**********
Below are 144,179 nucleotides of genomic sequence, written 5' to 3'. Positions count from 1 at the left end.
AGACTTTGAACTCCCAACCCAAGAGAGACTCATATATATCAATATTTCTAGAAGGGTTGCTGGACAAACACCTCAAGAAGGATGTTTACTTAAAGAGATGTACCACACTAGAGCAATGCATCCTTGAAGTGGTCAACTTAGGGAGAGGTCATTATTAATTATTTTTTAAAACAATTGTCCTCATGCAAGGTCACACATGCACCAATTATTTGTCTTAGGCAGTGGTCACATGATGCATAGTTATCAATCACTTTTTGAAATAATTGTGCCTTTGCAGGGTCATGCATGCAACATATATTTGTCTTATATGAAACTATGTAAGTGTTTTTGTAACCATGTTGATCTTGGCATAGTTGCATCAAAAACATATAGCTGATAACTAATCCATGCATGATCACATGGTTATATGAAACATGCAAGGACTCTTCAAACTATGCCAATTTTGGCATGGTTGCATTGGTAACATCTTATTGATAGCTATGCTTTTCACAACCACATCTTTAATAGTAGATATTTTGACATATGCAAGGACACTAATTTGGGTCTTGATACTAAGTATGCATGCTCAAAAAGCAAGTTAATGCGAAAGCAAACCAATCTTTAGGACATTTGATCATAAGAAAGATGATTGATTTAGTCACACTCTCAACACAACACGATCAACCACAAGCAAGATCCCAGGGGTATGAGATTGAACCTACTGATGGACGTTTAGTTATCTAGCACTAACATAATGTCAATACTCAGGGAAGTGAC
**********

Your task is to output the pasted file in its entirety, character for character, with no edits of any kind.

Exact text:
Below are 144,179 nucleotides of genomic sequence, written 5' to 3'. Positions count from 1 at the left end.
AGACTTTGAACTCCCAACCCAAGAGAGACTCATATATATCAATATTTCTAGAAGGGTTGCTGGACAAACACCTCAAGAAGGATGTTTACTTAAAGAGATGTACCACACTAGAGCAATGCATCCTTGAAGTGGTCAACTTAGGGAGAGGTCATTATTAATTATTTTTTAAAACAATTGTCCTCATGCAAGGTCACACATGCACCAATTATTTGTCTTAGGCAGTGGTCACATGATGCATAGTTATCAATCACTTTTTGAAATAATTGTGCCTTTGCAGGGTCATGCATGCAACATATATTTGTCTTATATGAAACTATGTAAGTGTTTTTGTAACCATGTTGATCTTGGCATAGTTGCATCAAAAACATATAGCTGATAACTAATCCATGCATGATCACATGGTTATATGAAACATGCAAGGACTCTTCAAACTATGCCAATTTTGGCATGGTTGCATTGGTAACATCTTATTGATAGCTATGCTTTTCACAACCACATCTTTAATAGTAGATATTTTGACATATGCAAGGACACTAATTTGGGTCTTGATACTAAGTATGCATGCTCAAAAAGCAAGTTAATGCGAAAGCAAACCAATCTTTAGGACATTTGATCATAAGAAAGATGATTGATTTAGTCACACTCTCAACACAACACGATCAACCACAAGCAAGATCCCAGGGGTATGAGATTGAACCTACTGATGGACGTTTAGTTATCTAGCACTAACATAATGTCAATACTCAGGGAAGTGAC